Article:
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My wife had postnatal depression… and so did I

My wife got taken to theatre for an emergency c-section for the birth of our son. It was a traumatic experience and I was obviously scared – I thought she was going to die! – but both Michelle and Ethan were OK, thankfully. But what became apparent soon after was that Michelle was suffering from anxiety and depression.

I remember at the time having dreams about how both my loved ones had died in the theatre and having vivid thoughts about the knives on the table next to me. I would wake up thinking it was all real, but little did I know just how real things would get when Michelle went on to have severe postnatal depression.

I was 30 years of age and had never known anyone with the illness. I was so uneducated about mental health that I’d think: “How can people be depressed?” But within weeks I had to give up my job to care for Michelle and Ethan. I’d loved the social side of my work and now I was totally isolated; I didn’t even get out the front door for days. My personality quickly changed and I was drinking more to cope. I became angry, to the point that when I did manage to get out with friends I wanted to fight the doorman to get hurt and stop these feelings I was getting in my head. I even broke my hand after punching the sofa – totally out of character – when when Ethan was about six months. I was now having suicidal thoughts and couldn’t control them.

I had to be strong and look after her – look after them both. But the truth is that I wasn’t well, either. And one day I realised what was happening to me: I had postnatal depression. And both the traumatic birth and my wife’s PND were huge factors in me feeling that way.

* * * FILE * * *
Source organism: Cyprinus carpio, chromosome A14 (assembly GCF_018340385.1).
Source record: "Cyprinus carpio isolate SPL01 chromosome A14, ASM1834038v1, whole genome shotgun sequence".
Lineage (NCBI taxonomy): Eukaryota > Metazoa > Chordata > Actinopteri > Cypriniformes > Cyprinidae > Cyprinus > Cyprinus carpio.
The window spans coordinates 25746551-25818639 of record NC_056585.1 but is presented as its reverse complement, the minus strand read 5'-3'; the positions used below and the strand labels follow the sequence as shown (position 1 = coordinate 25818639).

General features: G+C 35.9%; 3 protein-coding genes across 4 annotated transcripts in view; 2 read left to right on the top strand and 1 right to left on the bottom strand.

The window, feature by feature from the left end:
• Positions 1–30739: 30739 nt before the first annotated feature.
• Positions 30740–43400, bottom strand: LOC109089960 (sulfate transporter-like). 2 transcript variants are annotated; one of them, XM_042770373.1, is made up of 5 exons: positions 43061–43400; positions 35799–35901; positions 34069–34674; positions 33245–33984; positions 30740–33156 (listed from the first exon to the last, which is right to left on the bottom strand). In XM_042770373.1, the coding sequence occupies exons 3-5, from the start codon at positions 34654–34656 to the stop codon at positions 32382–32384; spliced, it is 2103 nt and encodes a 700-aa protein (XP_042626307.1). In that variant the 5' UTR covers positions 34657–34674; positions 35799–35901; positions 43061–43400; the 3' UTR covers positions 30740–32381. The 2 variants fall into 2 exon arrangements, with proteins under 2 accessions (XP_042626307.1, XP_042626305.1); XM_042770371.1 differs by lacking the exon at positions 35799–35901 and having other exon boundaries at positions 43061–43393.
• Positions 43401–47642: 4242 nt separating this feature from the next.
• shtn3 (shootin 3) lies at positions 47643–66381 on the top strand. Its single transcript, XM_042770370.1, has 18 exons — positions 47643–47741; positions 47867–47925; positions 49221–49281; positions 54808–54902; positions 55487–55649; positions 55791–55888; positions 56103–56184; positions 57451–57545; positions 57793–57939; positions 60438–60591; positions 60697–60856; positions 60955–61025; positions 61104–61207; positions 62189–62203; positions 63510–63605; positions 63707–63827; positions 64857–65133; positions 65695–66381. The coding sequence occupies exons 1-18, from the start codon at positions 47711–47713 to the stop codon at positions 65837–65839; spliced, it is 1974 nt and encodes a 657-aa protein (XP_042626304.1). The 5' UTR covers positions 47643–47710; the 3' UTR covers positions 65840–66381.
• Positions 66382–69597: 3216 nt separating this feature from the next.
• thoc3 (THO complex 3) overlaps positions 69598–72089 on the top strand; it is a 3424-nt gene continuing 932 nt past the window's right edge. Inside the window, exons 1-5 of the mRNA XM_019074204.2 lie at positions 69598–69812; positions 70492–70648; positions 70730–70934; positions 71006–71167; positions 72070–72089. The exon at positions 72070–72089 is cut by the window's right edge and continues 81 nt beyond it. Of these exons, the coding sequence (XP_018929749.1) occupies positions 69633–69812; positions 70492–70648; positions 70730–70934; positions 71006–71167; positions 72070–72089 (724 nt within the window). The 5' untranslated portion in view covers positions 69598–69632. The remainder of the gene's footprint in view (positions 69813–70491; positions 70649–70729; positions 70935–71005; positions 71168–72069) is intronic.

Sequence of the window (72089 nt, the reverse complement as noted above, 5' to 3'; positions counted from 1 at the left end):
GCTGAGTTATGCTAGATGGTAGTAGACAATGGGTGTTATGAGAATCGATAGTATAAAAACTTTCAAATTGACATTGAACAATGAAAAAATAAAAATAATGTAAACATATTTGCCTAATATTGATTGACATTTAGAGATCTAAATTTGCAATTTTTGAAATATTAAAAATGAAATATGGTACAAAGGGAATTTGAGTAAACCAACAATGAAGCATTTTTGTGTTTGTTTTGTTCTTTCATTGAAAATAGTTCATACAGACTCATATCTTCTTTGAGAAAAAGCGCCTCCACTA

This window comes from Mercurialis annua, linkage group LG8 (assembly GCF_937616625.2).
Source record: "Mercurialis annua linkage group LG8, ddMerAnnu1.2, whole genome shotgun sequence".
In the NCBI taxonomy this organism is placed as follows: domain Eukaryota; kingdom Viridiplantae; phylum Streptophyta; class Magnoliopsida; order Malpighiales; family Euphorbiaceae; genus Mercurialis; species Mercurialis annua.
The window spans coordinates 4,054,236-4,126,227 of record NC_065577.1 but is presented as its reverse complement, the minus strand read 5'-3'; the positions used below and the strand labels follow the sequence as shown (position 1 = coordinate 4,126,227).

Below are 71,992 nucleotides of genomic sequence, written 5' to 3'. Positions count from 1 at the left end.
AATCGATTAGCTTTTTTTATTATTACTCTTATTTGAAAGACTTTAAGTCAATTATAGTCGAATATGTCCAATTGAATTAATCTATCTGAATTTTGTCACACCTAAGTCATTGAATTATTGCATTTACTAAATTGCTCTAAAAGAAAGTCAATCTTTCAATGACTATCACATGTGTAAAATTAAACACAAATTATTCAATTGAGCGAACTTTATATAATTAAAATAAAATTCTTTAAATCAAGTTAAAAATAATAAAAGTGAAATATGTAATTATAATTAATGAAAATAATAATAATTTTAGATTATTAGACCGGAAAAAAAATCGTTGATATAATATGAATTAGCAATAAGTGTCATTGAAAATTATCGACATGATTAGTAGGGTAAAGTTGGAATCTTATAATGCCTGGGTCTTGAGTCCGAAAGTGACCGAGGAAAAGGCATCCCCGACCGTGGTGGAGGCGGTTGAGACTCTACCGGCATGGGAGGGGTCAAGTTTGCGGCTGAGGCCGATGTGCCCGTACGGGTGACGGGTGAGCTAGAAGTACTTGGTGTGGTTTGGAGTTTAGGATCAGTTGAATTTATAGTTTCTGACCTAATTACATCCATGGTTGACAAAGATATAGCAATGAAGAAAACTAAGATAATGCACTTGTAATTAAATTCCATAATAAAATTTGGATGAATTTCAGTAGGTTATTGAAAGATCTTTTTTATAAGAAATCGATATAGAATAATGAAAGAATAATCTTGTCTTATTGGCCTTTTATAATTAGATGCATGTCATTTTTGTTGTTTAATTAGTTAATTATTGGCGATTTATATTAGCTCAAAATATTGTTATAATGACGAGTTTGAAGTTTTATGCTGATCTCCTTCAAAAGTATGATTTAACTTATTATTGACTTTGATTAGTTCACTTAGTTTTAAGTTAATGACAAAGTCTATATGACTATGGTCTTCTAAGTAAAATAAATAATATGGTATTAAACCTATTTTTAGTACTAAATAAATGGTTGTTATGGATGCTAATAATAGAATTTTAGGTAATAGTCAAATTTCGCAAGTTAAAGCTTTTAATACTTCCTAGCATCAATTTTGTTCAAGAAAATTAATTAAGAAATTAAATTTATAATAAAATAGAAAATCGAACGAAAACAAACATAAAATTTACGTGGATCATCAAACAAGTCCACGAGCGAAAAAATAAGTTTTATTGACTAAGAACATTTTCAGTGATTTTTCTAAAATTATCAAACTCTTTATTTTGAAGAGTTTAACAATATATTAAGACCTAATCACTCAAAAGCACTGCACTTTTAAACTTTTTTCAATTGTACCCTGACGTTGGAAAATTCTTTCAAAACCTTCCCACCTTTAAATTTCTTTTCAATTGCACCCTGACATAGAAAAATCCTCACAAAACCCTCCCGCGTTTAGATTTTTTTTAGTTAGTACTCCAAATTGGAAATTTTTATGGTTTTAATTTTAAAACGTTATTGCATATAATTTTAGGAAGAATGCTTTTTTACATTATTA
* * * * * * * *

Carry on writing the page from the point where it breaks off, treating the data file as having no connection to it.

The problem is that at the time I didn’t feel like I could talk to anyone, I was brought up in a working-class community where my father and his fathers where coal miners. I had to “man up”.

I couldn’t tell my wife how I was feeling as I didn’t want it to impact on her mental health.

Michelle’s postnatal depression lasted around 18 months and the not knowing how long she would be unwell for was the hardest part. And of course it affected our relationship, which may well have ended as happens to so many families with no early prevention during this time.

I couldn’t tell Michelle how I was feeling as I didn’t want it to impact on her mental health. I didn’t want it on my medical records either as I loved working and providing for my family.

I started lying to Michelle; I would tell her I was going to work but in fact I was isolating myself from people. I was my own boss and could get away with it; I didn’t see the point of it all at times and felt totally alone.

I suffered mood changes for years after until, sadly, my grandfather died, and then, within a few weeks, my beloved mother to cancer. Again, I was getting these thoughts and nightmares until in 2011, while sitting in my car before going into work, I had a breakdown.

I phoned an organisation called Mental Health Matters Wales and was told to seek help and embraced everything as I didn’t want my son to be fatherless. I feel he may have possibly saved my life. While under the community mental team I was diagnosed with ADHD. If I’d spoken out I would also have been diagnosed with PTSD at the birth. Looking back, the only easy way to describe my depression during the 12-month postnatal period is: no conception or baby, no depression. Looking after a partner with postnatal depression can also have a major factor, too. I didn’t bond during the first weeks of Ethan’s life as his birth had been traumatic to us and I was just relieved they were both alive. But there wasn’t an overwhelming feeling of love that I was expecting. I felt I was different as a father even then.

Eventually I was put on medication, took a course of cognitive behavioural therapy and mindfulness, and I was lucky to be able to turn things around.

Now both myself and my wife are fine and we have a great bond with our son. But it’s important that we use our story to raise awareness – we need to get the message out there and let people (men and women) know that although this can happen, and that help is available.

Mark Williams is founder of International Fathers Mental Health Day (), an annual awareness event for families and professionals to gain education and resources. You can follow him on Twitter and Facebook.

Click on this link for videos of Mark’s awareness campaigns, and interviews with mental health experts. 




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